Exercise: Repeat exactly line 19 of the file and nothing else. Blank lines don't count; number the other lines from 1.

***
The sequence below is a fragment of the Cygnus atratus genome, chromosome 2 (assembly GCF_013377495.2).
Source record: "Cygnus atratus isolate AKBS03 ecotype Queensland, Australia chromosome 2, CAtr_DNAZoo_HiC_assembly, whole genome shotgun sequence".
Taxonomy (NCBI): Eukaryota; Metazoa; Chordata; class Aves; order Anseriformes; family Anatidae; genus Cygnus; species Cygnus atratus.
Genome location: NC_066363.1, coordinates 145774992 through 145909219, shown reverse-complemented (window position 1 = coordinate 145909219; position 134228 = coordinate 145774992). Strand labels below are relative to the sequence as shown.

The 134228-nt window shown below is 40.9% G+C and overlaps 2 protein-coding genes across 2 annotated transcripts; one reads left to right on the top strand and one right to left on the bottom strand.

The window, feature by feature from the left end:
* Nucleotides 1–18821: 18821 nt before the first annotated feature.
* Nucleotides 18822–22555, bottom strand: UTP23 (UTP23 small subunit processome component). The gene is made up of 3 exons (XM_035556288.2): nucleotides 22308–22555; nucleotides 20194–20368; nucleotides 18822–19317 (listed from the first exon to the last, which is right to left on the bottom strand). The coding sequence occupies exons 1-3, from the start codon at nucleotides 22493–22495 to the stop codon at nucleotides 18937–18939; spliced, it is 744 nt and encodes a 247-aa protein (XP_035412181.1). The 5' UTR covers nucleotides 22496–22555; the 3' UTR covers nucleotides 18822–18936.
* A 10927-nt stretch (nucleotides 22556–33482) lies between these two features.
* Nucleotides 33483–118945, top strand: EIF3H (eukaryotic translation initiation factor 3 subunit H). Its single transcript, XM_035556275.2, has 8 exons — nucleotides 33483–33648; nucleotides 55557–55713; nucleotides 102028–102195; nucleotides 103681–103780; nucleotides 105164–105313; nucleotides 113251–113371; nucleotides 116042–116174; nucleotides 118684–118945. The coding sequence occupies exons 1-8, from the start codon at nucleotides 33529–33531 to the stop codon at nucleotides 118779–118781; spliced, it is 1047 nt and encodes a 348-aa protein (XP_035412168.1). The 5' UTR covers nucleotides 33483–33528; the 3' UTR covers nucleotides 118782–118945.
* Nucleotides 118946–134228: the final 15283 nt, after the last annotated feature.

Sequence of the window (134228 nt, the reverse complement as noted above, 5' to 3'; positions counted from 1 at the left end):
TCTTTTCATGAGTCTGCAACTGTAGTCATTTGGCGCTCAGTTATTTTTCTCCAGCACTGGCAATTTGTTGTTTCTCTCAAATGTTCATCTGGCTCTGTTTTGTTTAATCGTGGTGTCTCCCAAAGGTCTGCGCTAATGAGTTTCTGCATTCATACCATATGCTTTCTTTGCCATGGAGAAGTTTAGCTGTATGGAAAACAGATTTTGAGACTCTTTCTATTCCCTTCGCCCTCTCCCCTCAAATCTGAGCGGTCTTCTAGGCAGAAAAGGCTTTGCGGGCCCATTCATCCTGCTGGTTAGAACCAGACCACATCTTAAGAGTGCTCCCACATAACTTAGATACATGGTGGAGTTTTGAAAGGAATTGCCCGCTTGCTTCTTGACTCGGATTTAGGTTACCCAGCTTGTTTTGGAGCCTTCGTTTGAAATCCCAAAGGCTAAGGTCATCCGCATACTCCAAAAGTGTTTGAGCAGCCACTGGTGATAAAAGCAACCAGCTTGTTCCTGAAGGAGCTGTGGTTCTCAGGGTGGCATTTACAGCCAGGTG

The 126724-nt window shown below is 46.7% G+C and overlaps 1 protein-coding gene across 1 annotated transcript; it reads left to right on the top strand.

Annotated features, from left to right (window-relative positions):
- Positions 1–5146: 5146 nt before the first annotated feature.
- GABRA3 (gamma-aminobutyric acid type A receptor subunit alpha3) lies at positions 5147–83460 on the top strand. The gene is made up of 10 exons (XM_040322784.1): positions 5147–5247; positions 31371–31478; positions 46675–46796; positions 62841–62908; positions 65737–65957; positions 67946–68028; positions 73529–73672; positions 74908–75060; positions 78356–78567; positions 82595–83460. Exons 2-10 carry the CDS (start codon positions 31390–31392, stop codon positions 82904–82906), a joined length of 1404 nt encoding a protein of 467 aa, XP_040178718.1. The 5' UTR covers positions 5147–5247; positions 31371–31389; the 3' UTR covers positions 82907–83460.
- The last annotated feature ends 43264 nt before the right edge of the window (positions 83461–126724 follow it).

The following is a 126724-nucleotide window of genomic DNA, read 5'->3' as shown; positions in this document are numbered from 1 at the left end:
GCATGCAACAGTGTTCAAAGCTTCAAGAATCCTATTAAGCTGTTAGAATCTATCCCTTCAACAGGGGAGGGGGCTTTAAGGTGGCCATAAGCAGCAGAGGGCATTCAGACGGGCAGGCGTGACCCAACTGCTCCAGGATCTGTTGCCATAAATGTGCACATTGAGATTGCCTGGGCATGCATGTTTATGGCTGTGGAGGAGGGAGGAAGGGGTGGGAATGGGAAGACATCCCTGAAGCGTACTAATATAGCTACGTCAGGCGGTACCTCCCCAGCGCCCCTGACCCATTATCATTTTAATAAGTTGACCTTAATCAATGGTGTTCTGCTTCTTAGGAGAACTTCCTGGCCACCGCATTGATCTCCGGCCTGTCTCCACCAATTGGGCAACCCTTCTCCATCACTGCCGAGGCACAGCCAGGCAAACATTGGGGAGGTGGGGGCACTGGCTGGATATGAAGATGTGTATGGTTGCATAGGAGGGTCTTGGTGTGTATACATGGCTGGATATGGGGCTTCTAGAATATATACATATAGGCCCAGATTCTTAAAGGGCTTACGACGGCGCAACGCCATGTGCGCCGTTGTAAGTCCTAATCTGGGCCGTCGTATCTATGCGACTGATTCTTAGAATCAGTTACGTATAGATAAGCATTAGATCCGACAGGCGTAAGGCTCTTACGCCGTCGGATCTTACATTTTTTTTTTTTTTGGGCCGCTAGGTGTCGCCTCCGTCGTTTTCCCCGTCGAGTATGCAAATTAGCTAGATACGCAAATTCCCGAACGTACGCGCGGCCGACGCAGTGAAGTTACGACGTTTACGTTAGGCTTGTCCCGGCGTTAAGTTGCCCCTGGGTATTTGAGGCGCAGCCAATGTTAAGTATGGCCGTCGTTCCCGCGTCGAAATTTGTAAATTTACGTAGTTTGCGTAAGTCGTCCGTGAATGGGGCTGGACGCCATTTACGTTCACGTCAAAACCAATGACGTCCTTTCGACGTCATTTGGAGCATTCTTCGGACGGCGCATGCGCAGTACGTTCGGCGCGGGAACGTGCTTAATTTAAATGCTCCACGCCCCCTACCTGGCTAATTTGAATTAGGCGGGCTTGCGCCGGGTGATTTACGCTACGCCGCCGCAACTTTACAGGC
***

The following is a 126724-nucleotide window of genomic DNA, read 5'->3' as shown; positions in this document are numbered from 1 at the left end: